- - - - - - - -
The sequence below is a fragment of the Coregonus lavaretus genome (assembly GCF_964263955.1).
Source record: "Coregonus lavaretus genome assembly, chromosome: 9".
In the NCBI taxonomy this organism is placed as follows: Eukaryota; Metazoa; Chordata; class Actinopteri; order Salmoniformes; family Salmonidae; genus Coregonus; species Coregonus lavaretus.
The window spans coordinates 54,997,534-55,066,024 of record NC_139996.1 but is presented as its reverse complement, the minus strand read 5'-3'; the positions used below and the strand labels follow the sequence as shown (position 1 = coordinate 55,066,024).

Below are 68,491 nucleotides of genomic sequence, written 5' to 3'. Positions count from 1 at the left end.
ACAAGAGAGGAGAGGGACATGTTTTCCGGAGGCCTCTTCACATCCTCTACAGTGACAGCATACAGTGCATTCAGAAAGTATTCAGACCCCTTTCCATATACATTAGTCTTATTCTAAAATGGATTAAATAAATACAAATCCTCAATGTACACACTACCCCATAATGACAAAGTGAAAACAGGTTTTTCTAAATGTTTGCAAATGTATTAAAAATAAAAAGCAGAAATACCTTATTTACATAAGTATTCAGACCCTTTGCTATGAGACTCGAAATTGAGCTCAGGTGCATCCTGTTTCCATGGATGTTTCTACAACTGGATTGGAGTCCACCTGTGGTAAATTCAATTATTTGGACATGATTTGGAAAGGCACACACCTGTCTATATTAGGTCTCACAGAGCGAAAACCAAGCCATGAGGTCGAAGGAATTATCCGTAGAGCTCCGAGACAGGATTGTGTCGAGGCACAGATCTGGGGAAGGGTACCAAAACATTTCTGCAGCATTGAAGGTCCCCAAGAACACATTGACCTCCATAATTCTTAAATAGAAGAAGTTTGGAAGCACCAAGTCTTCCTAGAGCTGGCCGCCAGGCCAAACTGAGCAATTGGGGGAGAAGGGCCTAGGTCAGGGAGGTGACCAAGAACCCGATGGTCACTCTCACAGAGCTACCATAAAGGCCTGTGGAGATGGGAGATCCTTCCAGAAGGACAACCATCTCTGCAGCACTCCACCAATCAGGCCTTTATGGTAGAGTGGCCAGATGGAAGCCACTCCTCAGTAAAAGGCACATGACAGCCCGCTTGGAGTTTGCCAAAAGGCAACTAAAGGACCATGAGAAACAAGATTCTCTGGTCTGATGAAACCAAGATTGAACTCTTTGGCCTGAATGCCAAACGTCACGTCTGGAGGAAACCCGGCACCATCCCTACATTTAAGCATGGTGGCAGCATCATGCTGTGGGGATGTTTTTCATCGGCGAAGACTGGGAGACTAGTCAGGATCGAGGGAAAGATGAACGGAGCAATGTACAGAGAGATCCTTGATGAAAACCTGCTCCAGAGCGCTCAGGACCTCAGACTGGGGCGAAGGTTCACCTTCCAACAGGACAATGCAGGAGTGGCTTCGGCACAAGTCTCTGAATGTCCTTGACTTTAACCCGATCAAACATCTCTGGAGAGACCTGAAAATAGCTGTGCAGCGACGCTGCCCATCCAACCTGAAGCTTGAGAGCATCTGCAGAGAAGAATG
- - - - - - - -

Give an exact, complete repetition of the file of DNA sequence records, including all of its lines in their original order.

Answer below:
The sequence below is a fragment of the Coregonus lavaretus genome (assembly GCF_964263955.1).
Source record: "Coregonus lavaretus genome assembly, chromosome: 9".
In the NCBI taxonomy this organism is placed as follows: Eukaryota; Metazoa; Chordata; class Actinopteri; order Salmoniformes; family Salmonidae; genus Coregonus; species Coregonus lavaretus.
The window spans coordinates 54,997,534-55,066,024 of record NC_139996.1 but is presented as its reverse complement, the minus strand read 5'-3'; the positions used below and the strand labels follow the sequence as shown (position 1 = coordinate 55,066,024).

Below are 68,491 nucleotides of genomic sequence, written 5' to 3'. Positions count from 1 at the left end.
ACAAGAGAGGAGAGGGACATGTTTTCCGGAGGCCTCTTCACATCCTCTACAGTGACAGCATACAGTGCATTCAGAAAGTATTCAGACCCCTTTCCATATACATTAGTCTTATTCTAAAATGGATTAAATAAATACAAATCCTCAATGTACACACTACCCCATAATGACAAAGTGAAAACAGGTTTTTCTAAATGTTTGCAAATGTATTAAAAATAAAAAGCAGAAATACCTTATTTACATAAGTATTCAGACCCTTTGCTATGAGACTCGAAATTGAGCTCAGGTGCATCCTGTTTCCATGGATGTTTCTACAACTGGATTGGAGTCCACCTGTGGTAAATTCAATTATTTGGACATGATTTGGAAAGGCACACACCTGTCTATATTAGGTCTCACAGAGCGAAAACCAAGCCATGAGGTCGAAGGAATTATCCGTAGAGCTCCGAGACAGGATTGTGTCGAGGCACAGATCTGGGGAAGGGTACCAAAACATTTCTGCAGCATTGAAGGTCCCCAAGAACACATTGACCTCCATAATTCTTAAATAGAAGAAGTTTGGAAGCACCAAGTCTTCCTAGAGCTGGCCGCCAGGCCAAACTGAGCAATTGGGGGAGAAGGGCCTAGGTCAGGGAGGTGACCAAGAACCCGATGGTCACTCTCACAGAGCTACCATAAAGGCCTGTGGAGATGGGAGATCCTTCCAGAAGGACAACCATCTCTGCAGCACTCCACCAATCAGGCCTTTATGGTAGAGTGGCCAGATGGAAGCCACTCCTCAGTAAAAGGCACATGACAGCCCGCTTGGAGTTTGCCAAAAGGCAACTAAAGGACCATGAGAAACAAGATTCTCTGGTCTGATGAAACCAAGATTGAACTCTTTGGCCTGAATGCCAAACGTCACGTCTGGAGGAAACCCGGCACCATCCCTACATTTAAGCATGGTGGCAGCATCATGCTGTGGGGATGTTTTTCATCGGCGAAGACTGGGAGACTAGTCAGGATCGAGGGAAAGATGAACGGAGCAATGTACAGAGAGATCCTTGATGAAAACCTGCTCCAGAGCGCTCAGGACCTCAGACTGGGGCGAAGGTTCACCTTCCAACAGGACAATGCAGGAGTGGCTTCGGCACAAGTCTCTGAATGTCCTTGACTTTAACCCGATCAAACATCTCTGGAGAGACCTGAAAATAGCTGTGCAGCGACGCTGCCCATCCAACCTGAAGCTTGAGAGCATCTGCAGAGAAGAATG